Diocese of Monterey, Calif., Facing Millions in Sex-Abuse Lawsuits
By Laurie Phillips
Tribune [San Luis Obispo, California]
January 27, 2004
PISMO BEACH - Bishop Sylvester Ryan assured fellow Catholics on Monday that no money for parishes or schools would fund any payout the Diocese of Monterey might make on seven pending civil claims of sexual misconduct by its clergy.
"This has been a wrenching experience for those of us in the Catholic church," the leader of the diocese told about five dozen people gathered inside St. Paul the Apostle Church in Pismo Beach. The Diocese of Monterey includes San Luis Obispo, Monterey, Santa Cruz and San Benito counties.
St. Paul The Apostle Church was the employer of a former priest who is alleged to have sexually abused an 11-year-old altar boy three decades ago.
The charges against the Rev. Gregory Kareta were dropped last year after the U.S. Supreme Court overturned a California law that erased the criminal statute of limitations for molestation in criminal cases.
Ryan noted that the lawsuits against the diocese came as the result of a California law that allowed victims of suspected abuse by clergy a year -- ending on Dec. 31, 2003 -- to sue for alleged incidents years ago.
One of the cases alleges abuse at Mission San Luis Obispo in the early 1970s.
A 44-year-old man listed as "John Doe" in a lawsuit sued in March, alleging that the Rev. Orlando Battagliola sexually abused him there while he was a high school freshman. The priest served there from 1972-74 and died three years later.
The other six cases allege abuse outside San Luis Obispo County, most decades ago.
Monday night's visit to Pismo Beach was one of four Ryan is making this week to assure fellow Catholics that the diocese is doing all it can to prevent sexual abuse. It is the first such update the diocese is making in the wake of the allegations.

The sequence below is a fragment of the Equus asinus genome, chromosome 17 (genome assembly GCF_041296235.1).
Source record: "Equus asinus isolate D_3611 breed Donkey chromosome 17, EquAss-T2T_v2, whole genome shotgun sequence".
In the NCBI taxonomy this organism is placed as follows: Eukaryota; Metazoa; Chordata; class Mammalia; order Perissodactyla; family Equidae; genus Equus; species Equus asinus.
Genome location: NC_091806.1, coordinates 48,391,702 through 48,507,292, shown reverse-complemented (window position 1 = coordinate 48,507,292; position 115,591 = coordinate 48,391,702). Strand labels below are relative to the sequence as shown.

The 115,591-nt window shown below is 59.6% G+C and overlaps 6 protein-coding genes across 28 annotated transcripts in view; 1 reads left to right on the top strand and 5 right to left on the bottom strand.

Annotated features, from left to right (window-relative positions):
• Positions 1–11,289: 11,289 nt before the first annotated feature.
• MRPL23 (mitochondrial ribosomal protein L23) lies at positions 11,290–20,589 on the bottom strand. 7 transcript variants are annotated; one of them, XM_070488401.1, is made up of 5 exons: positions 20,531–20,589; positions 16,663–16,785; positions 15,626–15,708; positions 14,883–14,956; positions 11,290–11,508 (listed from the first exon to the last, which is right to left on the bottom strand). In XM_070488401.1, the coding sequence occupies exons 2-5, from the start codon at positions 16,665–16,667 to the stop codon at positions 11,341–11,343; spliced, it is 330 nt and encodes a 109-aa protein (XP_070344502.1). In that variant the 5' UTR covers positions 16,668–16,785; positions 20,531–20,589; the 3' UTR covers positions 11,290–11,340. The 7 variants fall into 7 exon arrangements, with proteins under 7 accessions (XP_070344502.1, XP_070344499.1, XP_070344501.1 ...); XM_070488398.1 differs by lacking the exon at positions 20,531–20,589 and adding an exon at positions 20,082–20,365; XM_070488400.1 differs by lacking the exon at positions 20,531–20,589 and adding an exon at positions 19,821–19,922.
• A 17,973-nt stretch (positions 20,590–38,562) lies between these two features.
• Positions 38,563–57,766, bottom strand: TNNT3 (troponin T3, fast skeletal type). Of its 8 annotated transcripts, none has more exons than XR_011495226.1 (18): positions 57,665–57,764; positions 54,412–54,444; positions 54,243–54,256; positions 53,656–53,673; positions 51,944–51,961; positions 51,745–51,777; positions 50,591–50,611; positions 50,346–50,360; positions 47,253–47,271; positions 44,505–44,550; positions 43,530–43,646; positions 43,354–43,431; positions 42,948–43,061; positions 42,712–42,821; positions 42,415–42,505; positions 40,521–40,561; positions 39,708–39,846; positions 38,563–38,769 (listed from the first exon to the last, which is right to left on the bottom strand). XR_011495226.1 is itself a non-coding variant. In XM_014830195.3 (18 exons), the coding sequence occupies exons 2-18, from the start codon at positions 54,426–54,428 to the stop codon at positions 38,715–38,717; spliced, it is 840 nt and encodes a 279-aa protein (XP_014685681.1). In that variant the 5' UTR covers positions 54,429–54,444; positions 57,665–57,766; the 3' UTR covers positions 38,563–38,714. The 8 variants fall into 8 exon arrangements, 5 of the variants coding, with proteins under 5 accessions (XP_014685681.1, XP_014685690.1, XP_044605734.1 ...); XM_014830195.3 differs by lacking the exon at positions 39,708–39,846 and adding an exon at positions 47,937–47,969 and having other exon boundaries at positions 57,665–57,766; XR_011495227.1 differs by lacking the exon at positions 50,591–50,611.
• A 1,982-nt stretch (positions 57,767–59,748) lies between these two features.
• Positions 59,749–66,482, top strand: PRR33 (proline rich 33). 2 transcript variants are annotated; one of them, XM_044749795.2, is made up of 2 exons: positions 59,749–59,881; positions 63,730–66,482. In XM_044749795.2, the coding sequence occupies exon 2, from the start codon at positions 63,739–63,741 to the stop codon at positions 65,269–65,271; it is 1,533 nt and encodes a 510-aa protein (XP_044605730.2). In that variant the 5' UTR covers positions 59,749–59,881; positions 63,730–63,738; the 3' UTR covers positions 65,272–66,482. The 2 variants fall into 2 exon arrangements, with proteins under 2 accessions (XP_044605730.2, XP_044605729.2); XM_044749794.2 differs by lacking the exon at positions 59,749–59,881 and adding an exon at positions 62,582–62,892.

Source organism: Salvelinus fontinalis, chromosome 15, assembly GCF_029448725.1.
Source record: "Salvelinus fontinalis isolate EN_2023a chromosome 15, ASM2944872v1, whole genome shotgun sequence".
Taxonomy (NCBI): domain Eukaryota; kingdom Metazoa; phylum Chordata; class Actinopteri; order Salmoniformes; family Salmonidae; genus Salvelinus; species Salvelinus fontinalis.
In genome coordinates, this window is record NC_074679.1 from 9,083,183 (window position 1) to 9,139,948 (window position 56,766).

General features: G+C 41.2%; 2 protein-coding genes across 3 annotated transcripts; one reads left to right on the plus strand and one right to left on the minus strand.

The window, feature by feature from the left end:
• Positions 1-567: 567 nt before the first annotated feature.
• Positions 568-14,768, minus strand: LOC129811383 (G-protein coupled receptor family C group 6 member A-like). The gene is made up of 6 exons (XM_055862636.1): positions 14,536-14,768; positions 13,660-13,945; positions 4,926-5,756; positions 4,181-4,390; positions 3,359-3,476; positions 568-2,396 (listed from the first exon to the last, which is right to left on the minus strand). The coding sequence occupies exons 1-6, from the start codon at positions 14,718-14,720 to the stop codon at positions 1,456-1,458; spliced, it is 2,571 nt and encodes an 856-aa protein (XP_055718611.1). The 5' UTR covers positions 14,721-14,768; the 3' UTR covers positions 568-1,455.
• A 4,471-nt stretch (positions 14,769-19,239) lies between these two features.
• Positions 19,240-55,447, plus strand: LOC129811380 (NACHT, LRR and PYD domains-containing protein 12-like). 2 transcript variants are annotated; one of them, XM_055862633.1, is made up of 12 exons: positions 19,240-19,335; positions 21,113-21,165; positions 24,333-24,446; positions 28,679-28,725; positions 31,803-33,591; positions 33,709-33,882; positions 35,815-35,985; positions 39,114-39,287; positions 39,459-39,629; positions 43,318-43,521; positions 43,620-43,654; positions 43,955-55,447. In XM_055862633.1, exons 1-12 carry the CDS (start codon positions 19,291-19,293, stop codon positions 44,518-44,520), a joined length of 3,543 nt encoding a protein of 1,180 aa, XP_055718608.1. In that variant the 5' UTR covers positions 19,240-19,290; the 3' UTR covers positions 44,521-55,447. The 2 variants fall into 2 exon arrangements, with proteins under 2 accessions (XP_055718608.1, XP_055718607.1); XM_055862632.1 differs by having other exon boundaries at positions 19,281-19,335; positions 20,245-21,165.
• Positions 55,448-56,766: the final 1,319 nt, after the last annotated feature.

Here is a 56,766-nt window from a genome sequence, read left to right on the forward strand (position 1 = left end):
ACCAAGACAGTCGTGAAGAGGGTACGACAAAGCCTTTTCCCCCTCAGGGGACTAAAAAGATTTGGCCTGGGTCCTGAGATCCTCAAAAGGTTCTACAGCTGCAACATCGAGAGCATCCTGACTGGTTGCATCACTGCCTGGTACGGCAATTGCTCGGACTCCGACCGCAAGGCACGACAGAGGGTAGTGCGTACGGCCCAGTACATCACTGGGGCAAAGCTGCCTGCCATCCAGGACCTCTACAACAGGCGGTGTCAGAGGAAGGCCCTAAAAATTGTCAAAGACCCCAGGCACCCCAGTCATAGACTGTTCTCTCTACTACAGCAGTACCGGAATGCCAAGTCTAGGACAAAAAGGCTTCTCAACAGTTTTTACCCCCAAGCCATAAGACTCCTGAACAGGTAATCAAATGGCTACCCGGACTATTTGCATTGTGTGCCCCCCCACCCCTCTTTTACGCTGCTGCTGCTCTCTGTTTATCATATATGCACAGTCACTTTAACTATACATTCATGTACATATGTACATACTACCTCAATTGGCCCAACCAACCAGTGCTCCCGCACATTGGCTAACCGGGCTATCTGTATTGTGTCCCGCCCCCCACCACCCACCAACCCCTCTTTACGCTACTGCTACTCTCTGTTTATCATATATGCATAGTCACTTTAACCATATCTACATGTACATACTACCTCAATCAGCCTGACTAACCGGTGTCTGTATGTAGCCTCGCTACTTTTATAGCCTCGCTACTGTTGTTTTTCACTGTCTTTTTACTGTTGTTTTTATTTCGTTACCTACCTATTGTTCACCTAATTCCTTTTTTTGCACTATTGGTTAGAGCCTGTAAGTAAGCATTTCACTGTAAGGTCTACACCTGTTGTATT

If the church staff members are made aware of more abuse, he said, they will promptly report it to the parishioners at the diocese's 46 parishes, including 15 in San Luis Obispo County.
Should any of the lawsuits lead to payouts, the diocese will be hit hard.
Finance Officer Tom Riordan said the diocese, formed in 1967, paid just $45,000 for a single settlement in a sexual misconduct case before it faced this set of allegations.
Now, he said, the 13 victims are collectively seeking between $39 million and $65 million.
"That's a staggering amount of money," he said. "And I can assure you, we'll receive no money from Rome to settle these cases," he added, referring to church headquarters in Vatican City.
Riordan said the diocese would draw from the resources it has, including real estate, if it had to pay out a settlement. Insurance would not cover all the costs.
An eighth case, involving alleged abuse in Salinas, was recently settled for $760,000.
That payout depleted a reserve account the diocese built up from a real estate investment.
Several of those arriving to the meeting Monday told The Tribune they came to learn more about what the church faced. They declined to give their names.
Some parishioners said they had been concerned about the sexual misconduct allegations. One woman said she was glad the bishop came to address them.
Ryan reiterated that the church has put measures in place to curb abuse, including criminal background checks and fingerprinting of employees and volunteers who work with children.
The bishop said he was glad to see such a large crowd before him, commenting that it shows they have faith in their church.
"That's a powerful thing to experience," Ryan said. "And I think it's a sign that the spirit is moving within the church."
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